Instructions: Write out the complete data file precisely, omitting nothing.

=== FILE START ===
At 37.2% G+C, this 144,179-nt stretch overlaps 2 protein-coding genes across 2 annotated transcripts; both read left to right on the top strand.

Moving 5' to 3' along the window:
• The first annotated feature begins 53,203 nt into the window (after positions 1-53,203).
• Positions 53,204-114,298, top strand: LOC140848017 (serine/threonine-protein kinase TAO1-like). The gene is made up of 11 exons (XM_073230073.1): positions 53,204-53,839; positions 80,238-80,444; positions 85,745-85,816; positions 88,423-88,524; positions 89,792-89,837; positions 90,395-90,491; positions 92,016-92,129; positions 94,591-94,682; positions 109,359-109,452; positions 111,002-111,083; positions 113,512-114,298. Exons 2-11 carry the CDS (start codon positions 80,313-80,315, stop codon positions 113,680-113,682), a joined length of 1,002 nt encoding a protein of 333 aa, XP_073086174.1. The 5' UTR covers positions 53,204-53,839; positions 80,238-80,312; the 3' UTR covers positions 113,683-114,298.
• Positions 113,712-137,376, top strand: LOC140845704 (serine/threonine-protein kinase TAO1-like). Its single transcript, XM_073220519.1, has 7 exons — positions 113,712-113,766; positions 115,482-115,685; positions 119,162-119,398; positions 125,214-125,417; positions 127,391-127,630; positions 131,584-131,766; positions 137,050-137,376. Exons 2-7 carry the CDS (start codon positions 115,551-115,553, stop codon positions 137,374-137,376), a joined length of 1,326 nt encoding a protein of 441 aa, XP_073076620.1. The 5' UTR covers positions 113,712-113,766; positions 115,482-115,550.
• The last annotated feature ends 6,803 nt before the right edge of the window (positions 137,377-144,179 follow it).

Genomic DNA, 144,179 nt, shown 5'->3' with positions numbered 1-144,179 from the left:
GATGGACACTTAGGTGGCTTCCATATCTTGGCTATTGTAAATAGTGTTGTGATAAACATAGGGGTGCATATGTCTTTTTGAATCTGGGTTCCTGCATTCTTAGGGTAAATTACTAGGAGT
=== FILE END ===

At 37.2% G+C, this 144,179-nt stretch overlaps 2 protein-coding genes across 2 annotated transcripts; both read left to right on the top strand.

Moving 5' to 3' along the window:
• The first annotated feature begins 53,203 nt into the window (after positions 1-53,203).
• Positions 53,204-114,298, top strand: LOC140848017 (serine/threonine-protein kinase TAO1-like). The gene is made up of 11 exons (XM_073230073.1): positions 53,204-53,839; positions 80,238-80,444; positions 85,745-85,816; positions 88,423-88,524; positions 89,792-89,837; positions 90,395-90,491; positions 92,016-92,129; positions 94,591-94,682; positions 109,359-109,452; positions 111,002-111,083; positions 113,512-114,298. Exons 2-11 carry the CDS (start codon positions 80,313-80,315, stop codon positions 113,680-113,682), a joined length of 1,002 nt encoding a protein of 333 aa, XP_073086174.1. The 5' UTR covers positions 53,204-53,839; positions 80,238-80,312; the 3' UTR covers positions 113,683-114,298.
• Positions 113,712-137,376, top strand: LOC140845704 (serine/threonine-protein kinase TAO1-like). Its single transcript, XM_073220519.1, has 7 exons — positions 113,712-113,766; positions 115,482-115,685; positions 119,162-119,398; positions 125,214-125,417; positions 127,391-127,630; positions 131,584-131,766; positions 137,050-137,376. Exons 2-7 carry the CDS (start codon positions 115,551-115,553, stop codon positions 137,374-137,376), a joined length of 1,326 nt encoding a protein of 441 aa, XP_073076620.1. The 5' UTR covers positions 113,712-113,766; positions 115,482-115,550.
• The last annotated feature ends 6,803 nt before the right edge of the window (positions 137,377-144,179 follow it).

Genomic DNA, 144,179 nt, shown 5'->3' with positions numbered 1-144,179 from the left:
GATGGACACTTAGGTGGCTTCCATATCTTGGCTATTGTAAATAGTGTTGTGATAAACATAGGGGTGCATATGTCTTTTTGAATCTGGGTTCCTGCATTCTTAGGGTAAATTACTAGGAGT